The former head of the agency that oversees the Oakland Coliseum complex was arraigned on Friday on charges alleging that he violated conflict-of-interest laws by seeking a fee while negotiating the naming rights of the stadium.
Alameda County prosecutors filed one felony conflict of interest charge and one misdemeanor conflict of interest count against Scott McKibben, 66, of Pleasanton, on Nov. 27 for his alleged illegal activity between Nov. 1, 2018, and June 25, 2019.
McKibben, the former executive director of the Oakland Alameda County Coliseum Authority, sought a $50,000 payment for helping negotiate a settlement for the Coliseum naming rights with RingCentral, according to a probable cause statement by District Attorney Inspector Thomas Cleary.
The coliseum authority's board voted unanimously on May 31 to approve and agreement calling the stadium the Ring Central Coliseum in a deal that called for the company to pay $1 million a year for the three years and gave it the option to renew the deal for a fourth year.
But the naming rights deal is now being renegotiated in the wake of the allegations against McKibben, who resigned from his post last Aug. 3.
The District Attorney's Office began investigating McKibben last Aug. 16 after the Alameda County Counsel and the Oakland City Attorney's Office became aware of possible violations of government codes and contacted the office.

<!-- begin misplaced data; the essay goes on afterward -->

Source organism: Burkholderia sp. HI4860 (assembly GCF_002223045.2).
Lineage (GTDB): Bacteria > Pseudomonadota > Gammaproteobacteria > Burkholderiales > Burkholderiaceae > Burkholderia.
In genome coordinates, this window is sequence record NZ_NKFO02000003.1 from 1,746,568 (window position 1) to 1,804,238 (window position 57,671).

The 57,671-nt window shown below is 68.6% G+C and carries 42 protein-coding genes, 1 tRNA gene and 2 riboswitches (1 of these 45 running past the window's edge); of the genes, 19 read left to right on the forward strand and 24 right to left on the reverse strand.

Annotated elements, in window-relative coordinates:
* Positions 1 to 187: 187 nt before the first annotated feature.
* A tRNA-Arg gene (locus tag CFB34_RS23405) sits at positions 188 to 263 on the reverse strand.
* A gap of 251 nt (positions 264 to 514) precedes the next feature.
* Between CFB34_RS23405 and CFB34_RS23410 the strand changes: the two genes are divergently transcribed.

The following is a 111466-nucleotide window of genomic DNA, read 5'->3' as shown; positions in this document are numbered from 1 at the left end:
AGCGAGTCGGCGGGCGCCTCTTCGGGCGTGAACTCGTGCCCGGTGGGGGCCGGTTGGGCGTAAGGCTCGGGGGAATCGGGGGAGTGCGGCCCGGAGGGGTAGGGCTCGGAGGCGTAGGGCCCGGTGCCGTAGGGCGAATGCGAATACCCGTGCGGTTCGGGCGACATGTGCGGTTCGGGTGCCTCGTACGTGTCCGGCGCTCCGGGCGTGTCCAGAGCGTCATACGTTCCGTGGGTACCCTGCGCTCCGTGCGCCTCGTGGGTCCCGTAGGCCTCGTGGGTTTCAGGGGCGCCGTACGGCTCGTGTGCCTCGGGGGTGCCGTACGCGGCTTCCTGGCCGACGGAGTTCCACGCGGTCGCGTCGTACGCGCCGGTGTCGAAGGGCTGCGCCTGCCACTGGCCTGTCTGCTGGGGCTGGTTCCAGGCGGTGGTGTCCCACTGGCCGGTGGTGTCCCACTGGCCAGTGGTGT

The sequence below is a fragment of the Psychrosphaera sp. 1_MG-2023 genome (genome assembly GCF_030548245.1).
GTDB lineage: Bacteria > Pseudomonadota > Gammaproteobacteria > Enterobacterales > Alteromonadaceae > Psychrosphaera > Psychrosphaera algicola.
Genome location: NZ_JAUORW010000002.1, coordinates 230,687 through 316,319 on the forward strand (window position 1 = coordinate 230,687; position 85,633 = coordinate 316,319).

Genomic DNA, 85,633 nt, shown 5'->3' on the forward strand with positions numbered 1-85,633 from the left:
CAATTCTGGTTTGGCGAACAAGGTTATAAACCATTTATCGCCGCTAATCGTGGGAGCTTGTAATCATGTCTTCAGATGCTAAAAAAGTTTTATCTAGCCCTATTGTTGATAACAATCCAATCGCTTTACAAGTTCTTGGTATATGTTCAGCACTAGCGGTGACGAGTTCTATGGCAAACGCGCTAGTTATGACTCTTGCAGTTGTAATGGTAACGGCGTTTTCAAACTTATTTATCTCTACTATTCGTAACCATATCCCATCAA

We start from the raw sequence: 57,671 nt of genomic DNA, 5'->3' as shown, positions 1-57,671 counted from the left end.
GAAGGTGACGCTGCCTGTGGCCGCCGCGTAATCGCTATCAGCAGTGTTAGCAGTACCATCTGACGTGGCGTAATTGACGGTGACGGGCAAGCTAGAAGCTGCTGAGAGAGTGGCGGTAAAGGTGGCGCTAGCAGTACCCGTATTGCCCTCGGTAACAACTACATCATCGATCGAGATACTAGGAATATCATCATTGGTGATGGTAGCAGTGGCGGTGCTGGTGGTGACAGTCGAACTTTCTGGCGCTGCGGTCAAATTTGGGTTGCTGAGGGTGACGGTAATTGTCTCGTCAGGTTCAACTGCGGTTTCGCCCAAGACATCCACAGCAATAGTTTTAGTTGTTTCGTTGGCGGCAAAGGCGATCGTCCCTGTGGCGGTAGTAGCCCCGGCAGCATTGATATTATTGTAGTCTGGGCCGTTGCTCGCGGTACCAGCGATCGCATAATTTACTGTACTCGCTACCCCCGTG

RingCentral did not pay McKibben the fee after prosecutors notified them of the potential conflict of interest.
At McKibben's brief hearing on Friday Alameda County Superior Court Judge Delia Trevino ordered McKibben, who's out of custody on his own recognizance, to return to court on Feb. 11 to enter a plea and to get booked, fingerprinted and photographed in the meantime.
But McKibben's lawyer Michael Rains said after the hearing that he has already had discussions with the District Attorney's Office about reaching a resolution in the case "sooner rather than later."
Rains said McKibben "is truly sorry to be in this position" but didn't think he was doing anything improper in seeking a fee to negotiate the deal.
Rains, who is well-known for representing police officers accused of wrongdoing, said McKibben offered to negotiate the naming rights deal because the firm that normally represented the Coliseum Authority in naming rights deals didn't want to participate.
The defense attorney said McKibben "was upfront from the beginning" in telling RingCentral and the Coliseum Authority that he was negotiating as an independent contractor and not as a member of the Coliseum Authority.
Rains said McKibben assumed that the authority knew that he would be seeking a fee for his service if the deal was consummated but said, "That's an assumption that in retrospect he shouldn't have made."
Rains said the deal that McKibben negotiated represented the highest naming rights net payment ever for the Coliseum and his fee would have been paid by RingCentral, not the Coliseum Authority.
He said if the company that normally represented the authority had finalized a similar deal it would have asked for a $250,000 payment from the authority.
Rains said, "No good deed ever goes unpunished."
Rains said McKibben hasn't previously been in trouble with the law except for a speeding ticket and being charged criminally "has been a shock and an embarrassment to him."